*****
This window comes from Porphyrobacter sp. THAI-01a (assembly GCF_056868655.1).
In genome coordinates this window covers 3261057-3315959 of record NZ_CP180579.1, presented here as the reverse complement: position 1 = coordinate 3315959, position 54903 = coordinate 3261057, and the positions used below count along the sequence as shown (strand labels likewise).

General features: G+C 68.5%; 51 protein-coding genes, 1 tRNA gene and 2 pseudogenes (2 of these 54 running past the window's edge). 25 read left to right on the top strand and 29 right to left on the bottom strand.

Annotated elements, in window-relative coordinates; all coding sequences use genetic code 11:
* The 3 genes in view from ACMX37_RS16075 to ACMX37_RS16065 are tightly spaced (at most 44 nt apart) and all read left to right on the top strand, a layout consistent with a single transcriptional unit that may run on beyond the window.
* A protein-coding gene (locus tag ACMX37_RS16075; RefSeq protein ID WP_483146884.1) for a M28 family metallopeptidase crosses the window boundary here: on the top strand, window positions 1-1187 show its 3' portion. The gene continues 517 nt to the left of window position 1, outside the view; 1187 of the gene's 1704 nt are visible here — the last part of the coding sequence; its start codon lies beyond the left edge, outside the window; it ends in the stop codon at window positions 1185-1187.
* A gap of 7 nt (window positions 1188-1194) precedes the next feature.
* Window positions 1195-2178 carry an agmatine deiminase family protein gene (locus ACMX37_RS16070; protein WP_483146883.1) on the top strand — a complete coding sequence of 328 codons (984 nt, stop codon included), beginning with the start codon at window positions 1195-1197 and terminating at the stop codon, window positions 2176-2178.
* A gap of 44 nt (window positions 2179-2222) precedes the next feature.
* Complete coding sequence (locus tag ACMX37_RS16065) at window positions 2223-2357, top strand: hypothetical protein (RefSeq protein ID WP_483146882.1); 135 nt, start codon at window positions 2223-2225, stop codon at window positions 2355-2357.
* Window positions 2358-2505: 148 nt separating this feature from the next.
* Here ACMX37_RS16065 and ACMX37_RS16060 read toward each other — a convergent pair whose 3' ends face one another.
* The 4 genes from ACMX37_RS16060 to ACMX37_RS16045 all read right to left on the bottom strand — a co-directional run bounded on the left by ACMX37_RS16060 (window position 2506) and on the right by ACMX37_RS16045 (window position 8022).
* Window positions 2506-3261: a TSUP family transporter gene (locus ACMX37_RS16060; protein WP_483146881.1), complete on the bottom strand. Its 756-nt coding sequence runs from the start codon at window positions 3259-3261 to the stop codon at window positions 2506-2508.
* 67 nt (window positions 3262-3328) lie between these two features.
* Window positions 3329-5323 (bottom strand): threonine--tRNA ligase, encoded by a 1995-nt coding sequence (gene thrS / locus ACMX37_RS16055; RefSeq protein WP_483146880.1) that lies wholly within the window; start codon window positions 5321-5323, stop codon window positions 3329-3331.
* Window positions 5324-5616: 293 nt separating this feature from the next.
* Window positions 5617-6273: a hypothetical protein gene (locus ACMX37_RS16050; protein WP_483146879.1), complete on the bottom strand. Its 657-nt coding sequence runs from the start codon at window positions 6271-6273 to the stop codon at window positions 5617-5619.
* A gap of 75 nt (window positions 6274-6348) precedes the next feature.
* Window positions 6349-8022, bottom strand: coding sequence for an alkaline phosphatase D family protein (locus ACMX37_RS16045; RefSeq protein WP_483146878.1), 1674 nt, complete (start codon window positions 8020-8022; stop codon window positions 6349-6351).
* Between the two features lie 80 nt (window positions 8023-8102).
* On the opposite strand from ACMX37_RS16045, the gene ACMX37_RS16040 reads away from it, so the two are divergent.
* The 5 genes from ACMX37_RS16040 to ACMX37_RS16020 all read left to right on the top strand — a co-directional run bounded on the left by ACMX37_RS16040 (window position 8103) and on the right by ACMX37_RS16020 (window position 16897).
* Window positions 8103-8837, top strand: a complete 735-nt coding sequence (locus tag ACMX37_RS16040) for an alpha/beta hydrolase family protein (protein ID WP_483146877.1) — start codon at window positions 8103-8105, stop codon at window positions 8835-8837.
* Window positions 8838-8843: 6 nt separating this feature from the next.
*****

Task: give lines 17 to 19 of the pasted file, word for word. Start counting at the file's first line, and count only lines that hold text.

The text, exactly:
* Window positions 5324-5616: 293 nt separating this feature from the next.
* Window positions 5617-6273: a hypothetical protein gene (locus ACMX37_RS16050; protein WP_483146879.1), complete on the bottom strand. Its 657-nt coding sequence runs from the start codon at window positions 6271-6273 to the stop codon at window positions 5617-5619.
* A gap of 75 nt (window positions 6274-6348) precedes the next feature.